More than 235,000 people could have their criminal records automatically cleared of low-level marijuana crimes under a bill set to be introduced in the Michigan Senate.
Under Senate Bill 416, people convicted for possession or use of marijuana would have those crimes purged from their records without having to file a special application to the court that sentenced them.
Sen. Jeff Irwin, D-Ann Arbor, is behind the proposed law.
“Automatic expungement for all of our lowest-level cannabis offenders allows people to move on with their lives and making it automatic is essential because many people can’t afford an attorney, or the legal fees associated with an application,” Irwin said in a statement. “Cannabis is now legal in Michigan and petty offenses in the past should be no barrier to getting back to work or school.”
Voters said yes to legalization in November 2018. As of December 2018, it is legal for adults age 21 and over to possess marijuana and to consume it in Michigan, though consumption is limited to non-public areas.
But few people are able to expunge their records of crimes that are now legal activities in the state, due to the money and time it takes to see the process through.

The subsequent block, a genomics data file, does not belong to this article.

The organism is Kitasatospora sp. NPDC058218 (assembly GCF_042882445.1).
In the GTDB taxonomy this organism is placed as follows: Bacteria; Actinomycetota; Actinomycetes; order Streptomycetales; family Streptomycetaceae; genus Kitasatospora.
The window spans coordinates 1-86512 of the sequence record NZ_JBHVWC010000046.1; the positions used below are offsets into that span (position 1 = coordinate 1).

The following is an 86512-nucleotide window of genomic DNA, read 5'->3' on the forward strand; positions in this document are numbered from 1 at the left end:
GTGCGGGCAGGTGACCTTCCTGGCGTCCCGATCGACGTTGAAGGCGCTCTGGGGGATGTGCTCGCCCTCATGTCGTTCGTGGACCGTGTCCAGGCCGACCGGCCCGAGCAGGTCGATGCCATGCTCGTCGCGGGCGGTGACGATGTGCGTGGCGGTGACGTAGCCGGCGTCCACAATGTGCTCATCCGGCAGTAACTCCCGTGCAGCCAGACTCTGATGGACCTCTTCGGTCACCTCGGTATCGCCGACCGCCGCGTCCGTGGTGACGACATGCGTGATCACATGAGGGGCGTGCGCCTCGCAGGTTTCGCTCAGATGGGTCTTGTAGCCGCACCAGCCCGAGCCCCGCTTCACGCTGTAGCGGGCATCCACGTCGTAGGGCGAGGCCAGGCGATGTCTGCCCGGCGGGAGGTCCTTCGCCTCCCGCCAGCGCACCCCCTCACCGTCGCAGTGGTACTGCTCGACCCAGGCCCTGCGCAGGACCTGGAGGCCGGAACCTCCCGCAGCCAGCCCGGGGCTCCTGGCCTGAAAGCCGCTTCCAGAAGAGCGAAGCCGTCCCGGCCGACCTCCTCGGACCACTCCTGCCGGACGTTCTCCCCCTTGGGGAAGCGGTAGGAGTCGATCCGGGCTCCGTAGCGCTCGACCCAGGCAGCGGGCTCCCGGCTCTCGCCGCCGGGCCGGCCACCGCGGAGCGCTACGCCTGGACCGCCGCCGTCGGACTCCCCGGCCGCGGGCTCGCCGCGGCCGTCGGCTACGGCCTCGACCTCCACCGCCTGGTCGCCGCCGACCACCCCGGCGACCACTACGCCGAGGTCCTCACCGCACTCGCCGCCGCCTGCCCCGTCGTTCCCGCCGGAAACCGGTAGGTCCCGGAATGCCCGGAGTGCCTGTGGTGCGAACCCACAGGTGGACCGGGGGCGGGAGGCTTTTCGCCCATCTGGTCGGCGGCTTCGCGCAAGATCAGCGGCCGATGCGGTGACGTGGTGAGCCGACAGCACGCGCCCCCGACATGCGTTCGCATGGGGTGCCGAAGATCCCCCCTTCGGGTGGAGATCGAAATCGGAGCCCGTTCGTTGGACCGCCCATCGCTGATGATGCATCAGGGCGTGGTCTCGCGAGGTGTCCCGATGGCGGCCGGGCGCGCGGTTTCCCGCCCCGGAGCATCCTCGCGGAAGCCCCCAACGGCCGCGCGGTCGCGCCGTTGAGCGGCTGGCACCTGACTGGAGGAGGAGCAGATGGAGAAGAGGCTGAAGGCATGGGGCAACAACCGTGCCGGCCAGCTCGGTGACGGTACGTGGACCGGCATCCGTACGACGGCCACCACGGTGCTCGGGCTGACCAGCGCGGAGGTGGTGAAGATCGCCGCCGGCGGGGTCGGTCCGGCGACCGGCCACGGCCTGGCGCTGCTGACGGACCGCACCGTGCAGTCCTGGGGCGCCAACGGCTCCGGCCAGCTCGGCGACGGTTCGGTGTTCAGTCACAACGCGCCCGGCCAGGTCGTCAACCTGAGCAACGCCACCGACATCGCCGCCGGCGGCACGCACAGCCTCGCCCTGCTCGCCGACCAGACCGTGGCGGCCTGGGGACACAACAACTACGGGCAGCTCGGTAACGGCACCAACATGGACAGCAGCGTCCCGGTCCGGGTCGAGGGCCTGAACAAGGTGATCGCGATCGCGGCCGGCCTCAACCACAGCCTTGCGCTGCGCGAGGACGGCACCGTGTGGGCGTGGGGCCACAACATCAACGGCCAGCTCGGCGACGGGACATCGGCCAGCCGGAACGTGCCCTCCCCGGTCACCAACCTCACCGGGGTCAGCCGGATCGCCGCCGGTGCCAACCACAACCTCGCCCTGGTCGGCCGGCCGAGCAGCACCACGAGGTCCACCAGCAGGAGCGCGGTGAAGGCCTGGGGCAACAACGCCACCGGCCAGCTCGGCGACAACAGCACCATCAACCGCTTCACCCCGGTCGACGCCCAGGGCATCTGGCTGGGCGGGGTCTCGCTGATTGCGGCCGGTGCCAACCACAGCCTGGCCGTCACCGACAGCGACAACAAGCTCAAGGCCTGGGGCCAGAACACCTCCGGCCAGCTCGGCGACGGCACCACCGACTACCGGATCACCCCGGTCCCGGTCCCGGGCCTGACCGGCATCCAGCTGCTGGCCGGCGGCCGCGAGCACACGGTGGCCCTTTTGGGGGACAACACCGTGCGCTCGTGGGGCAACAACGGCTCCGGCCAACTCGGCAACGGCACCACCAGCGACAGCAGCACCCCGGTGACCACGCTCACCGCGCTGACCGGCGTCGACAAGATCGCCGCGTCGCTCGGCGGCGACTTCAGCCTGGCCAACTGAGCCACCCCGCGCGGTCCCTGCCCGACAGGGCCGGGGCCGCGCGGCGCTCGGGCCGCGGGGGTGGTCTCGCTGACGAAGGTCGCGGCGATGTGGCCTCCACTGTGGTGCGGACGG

“This is the next step in ending the unsuccessful prohibition of marijuana that incarcerated and punished Michigan residents unfairly for decades,” Irwin said in a statement. “After last year’s mandate from voters, I am hopeful that a majority of legislators will vote to give Michigan residents back the opportunities that were unjustly taken from them.”
Irwin’s proposed law also directs courts to grant expungements in cases where a person was convicted for possessing an amount of marijuana that is now legally allowed. It also expands the types of crimes that people could seek expungement for, including convictions for growing or possessing with the intent to distribute.
Forgiveness for marijuana offenders has been slow to take root in Michigan in the wake of legalization. On the day after the 2018 election, then Governor-elect Gretchen Whitmer said she was planning to use her executive power to grant clemency to jailed marijuana offenders early in her term — which has yet to materialize.